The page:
Saturday, October 26, 2013

[For Christians to read and absorb good fiction is] important for a few reasons, not least of which is that it offers a rest of sorts from the information gathering of non-fiction. Good fiction isn’t for lazy readers but can offer a literary sabbath of sorts. Good fiction also broadcasts on a different frequency than non-fiction so it stretches the intellect and shapes the imagination of Christians in important, healthy ways. // Trevin Wax

Thursday, September 26, 2013

from "Days in Autumn"

Whoever's homeless now, will build no shelter;
who lives alone will live indefinitely so,
waking up to read a little, draft long letters,
and, along the city's avenues,
fitfully wander, when the wild leaves loosen.

// Rainer Maria Rilke

Monday, August 19, 2013

follow, follow, follow

ran my finger over my heart today
and noticed a film of dust
the wind i had chased blew the sediments away
and revealed several places of rust

on second look it appeared to be
not my pet wind, but the breath of God

Monday, March 18, 2013

There your heart shall be

I would like to buy about three dollars worth of gospel, please.

Not too much—just enough to make me happy, but not so much that I get addicted.

I don’t want so much gospel that I learn to really hate covetousness and lust.

I certainly don’t want so much that I start to love my enemies, cherish self-denial, and contemplate missionary service in some alien culture.

I want ecstasy, not repentance; I want transcendence, not transformation. I would like to be cherished by some nice, forgiving, broad-minded people, but I myself don’t want to love those from different races—especially if they smell.

I would like enough gospel to make my family secure and my children well behaved, but not so much that I find my ambitions redirected or my giving too greatly enlarged.

I would like about three dollars worth of the gospel, please.

// D.A. Carson

Oh divest me of myself so I can truly live!

Tuesday, February 26, 2013

I found $2000 today!

Freelance work for a language edtech start-up company, and nannying, pay my rent these days. There's not too much money left over at the end of each month. But what is left over at the end of each day, with my current living arrangements, is mental energy and space to recoup. The flexibility is a most welcome gift for this season of my life. In any case, though, I don't have enough left over to replace my laptop, someone else's iPhone, and my wallet...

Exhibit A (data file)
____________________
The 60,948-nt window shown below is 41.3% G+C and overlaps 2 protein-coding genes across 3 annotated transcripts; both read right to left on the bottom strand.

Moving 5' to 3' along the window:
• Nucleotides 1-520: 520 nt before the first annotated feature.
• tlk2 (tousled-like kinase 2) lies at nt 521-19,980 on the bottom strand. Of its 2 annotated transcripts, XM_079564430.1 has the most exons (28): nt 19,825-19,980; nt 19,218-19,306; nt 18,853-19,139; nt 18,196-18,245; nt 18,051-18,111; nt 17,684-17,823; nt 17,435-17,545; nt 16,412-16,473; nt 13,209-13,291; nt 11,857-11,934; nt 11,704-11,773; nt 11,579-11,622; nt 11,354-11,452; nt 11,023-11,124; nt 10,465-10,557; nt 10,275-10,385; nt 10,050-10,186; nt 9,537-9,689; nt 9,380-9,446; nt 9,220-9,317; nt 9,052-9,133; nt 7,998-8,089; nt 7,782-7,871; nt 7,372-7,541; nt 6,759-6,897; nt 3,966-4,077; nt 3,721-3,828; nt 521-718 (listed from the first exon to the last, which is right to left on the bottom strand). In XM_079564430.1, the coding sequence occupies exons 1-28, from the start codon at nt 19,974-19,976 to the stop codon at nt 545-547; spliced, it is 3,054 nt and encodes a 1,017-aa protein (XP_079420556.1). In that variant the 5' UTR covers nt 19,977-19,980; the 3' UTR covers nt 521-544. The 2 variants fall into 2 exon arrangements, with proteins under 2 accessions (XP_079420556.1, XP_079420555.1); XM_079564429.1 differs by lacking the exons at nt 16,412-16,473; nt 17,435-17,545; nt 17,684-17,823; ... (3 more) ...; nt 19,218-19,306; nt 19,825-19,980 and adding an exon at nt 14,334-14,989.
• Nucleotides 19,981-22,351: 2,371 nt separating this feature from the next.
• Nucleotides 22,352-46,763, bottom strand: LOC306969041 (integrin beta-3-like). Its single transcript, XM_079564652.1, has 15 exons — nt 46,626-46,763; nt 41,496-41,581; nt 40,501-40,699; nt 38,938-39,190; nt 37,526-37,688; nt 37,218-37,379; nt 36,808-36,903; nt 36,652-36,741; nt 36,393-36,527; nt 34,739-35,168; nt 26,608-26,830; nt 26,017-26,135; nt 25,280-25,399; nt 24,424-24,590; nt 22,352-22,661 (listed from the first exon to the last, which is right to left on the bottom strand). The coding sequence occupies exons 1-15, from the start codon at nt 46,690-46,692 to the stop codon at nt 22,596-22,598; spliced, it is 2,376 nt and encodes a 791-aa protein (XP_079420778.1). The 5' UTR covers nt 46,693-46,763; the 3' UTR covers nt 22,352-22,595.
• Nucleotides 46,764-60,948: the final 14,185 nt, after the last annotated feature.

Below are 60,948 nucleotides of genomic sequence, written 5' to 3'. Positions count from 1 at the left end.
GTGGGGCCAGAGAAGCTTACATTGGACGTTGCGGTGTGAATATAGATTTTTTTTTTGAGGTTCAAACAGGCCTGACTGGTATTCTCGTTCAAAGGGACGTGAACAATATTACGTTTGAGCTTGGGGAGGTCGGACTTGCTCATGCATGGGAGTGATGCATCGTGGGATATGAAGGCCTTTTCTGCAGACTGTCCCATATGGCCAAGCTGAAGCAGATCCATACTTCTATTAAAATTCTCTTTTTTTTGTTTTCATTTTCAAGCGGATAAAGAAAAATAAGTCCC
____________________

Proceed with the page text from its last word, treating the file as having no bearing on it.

Today was Livy's mom's birthday. I picked her up from school as usual, but she wanted to go to Target to get Kit-Kats for her mother. I was happy to take her. I also bought some study fuel for the man-friend's grueling CFA prep. Somehow, he runs on the worst calories. Gummies, gushers, sour-filled (Play-Doh smelling) Twizzlers, Red Bull, sugary drinks...

One of the aisles was so crowded, I left our cart (with Livy's bookbag, and mine which contained an inactive iPhone, my MacBook Air, and my wallet) just outside the aisle and instructed Livy to keep an eye on the shopping cart. I only lost visual for 30 seconds or less. I heard Livy, my 7-year-old nanny charge, calling out "Miss Esther?" and circling the aisles around me; she had not stayed put. She was whimpering. "I lost our cart..."

Someone had swiped it. I gave her a hug. Can't lose it now, I thought, if you're going to ask her not to worry and to be brave. So I decided to be very calm. If I did not have a child with me, I might have behaved as though my wallet and laptop were the most important things in life... shall be kept safe through childrearing... rang in my mind. You're safe, I'm safe, we didn't lose each other. But your stuff can't be replaced, Miss Esther. I paused and considered agreeing with her. It can. Don't worry. You're okay, I'm okay; that can't be replaced. We walked around and searched. We asked employees, who paged security and the store supervisor. Livy's panic mounted and she was crying now. She did not even know what was in my bag, the value. All my coursework, and graduate school apps, and freelance work. Hey baby. We can't have your vision blurred by tears okay? We need your eyes super sharp so we can scout out our cart! We're on a treasure hunt! We're gonna catch the crooks? she asked. Maybe.